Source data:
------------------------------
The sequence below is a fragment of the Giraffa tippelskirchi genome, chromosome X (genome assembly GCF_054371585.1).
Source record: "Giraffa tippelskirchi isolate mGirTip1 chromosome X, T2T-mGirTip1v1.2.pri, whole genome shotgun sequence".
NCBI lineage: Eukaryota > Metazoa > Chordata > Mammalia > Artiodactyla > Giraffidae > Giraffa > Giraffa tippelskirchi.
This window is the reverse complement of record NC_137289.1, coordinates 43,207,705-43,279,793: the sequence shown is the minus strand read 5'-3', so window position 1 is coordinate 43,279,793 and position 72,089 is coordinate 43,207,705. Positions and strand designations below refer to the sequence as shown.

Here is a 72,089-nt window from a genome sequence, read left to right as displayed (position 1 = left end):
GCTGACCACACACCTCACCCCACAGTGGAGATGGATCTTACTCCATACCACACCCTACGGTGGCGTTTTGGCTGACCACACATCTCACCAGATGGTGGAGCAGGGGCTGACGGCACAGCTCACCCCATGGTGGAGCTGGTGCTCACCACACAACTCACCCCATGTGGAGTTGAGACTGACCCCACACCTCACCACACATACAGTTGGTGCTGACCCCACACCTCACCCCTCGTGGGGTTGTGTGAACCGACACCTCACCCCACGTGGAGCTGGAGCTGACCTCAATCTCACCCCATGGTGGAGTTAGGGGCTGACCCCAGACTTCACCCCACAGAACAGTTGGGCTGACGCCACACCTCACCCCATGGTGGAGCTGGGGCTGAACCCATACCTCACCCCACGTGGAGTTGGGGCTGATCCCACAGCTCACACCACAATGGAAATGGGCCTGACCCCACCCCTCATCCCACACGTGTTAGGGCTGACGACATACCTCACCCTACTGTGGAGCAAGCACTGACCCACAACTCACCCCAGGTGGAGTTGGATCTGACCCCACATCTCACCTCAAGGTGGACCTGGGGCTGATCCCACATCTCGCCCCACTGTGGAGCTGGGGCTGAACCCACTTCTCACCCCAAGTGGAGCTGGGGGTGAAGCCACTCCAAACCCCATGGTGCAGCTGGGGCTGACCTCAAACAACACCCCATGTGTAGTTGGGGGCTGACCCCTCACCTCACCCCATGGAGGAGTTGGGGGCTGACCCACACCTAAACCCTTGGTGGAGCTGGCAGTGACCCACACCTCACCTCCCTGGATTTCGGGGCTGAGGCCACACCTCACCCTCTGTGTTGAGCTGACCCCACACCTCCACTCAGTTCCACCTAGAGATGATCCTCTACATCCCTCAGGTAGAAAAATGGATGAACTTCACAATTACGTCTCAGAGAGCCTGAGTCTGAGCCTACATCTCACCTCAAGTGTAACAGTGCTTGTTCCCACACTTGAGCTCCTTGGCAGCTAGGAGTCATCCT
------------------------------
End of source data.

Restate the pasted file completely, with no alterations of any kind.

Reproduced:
The sequence below is a fragment of the Giraffa tippelskirchi genome, chromosome X (genome assembly GCF_054371585.1).
Source record: "Giraffa tippelskirchi isolate mGirTip1 chromosome X, T2T-mGirTip1v1.2.pri, whole genome shotgun sequence".
NCBI lineage: Eukaryota > Metazoa > Chordata > Mammalia > Artiodactyla > Giraffidae > Giraffa > Giraffa tippelskirchi.
This window is the reverse complement of record NC_137289.1, coordinates 43,207,705-43,279,793: the sequence shown is the minus strand read 5'-3', so window position 1 is coordinate 43,279,793 and position 72,089 is coordinate 43,207,705. Positions and strand designations below refer to the sequence as shown.

Here is a 72,089-nt window from a genome sequence, read left to right as displayed (position 1 = left end):
GCTGACCACACACCTCACCCCACAGTGGAGATGGATCTTACTCCATACCACACCCTACGGTGGCGTTTTGGCTGACCACACATCTCACCAGATGGTGGAGCAGGGGCTGACGGCACAGCTCACCCCATGGTGGAGCTGGTGCTCACCACACAACTCACCCCATGTGGAGTTGAGACTGACCCCACACCTCACCACACATACAGTTGGTGCTGACCCCACACCTCACCCCTCGTGGGGTTGTGTGAACCGACACCTCACCCCACGTGGAGCTGGAGCTGACCTCAATCTCACCCCATGGTGGAGTTAGGGGCTGACCCCAGACTTCACCCCACAGAACAGTTGGGCTGACGCCACACCTCACCCCATGGTGGAGCTGGGGCTGAACCCATACCTCACCCCACGTGGAGTTGGGGCTGATCCCACAGCTCACACCACAATGGAAATGGGCCTGACCCCACCCCTCATCCCACACGTGTTAGGGCTGACGACATACCTCACCCTACTGTGGAGCAAGCACTGACCCACAACTCACCCCAGGTGGAGTTGGATCTGACCCCACATCTCACCTCAAGGTGGACCTGGGGCTGATCCCACATCTCGCCCCACTGTGGAGCTGGGGCTGAACCCACTTCTCACCCCAAGTGGAGCTGGGGGTGAAGCCACTCCAAACCCCATGGTGCAGCTGGGGCTGACCTCAAACAACACCCCATGTGTAGTTGGGGGCTGACCCCTCACCTCACCCCATGGAGGAGTTGGGGGCTGACCCACACCTAAACCCTTGGTGGAGCTGGCAGTGACCCACACCTCACCTCCCTGGATTTCGGGGCTGAGGCCACACCTCACCCTCTGTGTTGAGCTGACCCCACACCTCCACTCAGTTCCACCTAGAGATGATCCTCTACATCCCTCAGGTAGAAAAATGGATGAACTTCACAATTACGTCTCAGAGAGCCTGAGTCTGAGCCTACATCTCACCTCAAGTGTAACAGTGCTTGTTCCCACACTTGAGCTCCTTGGCAGCTAGGAGTCATCCT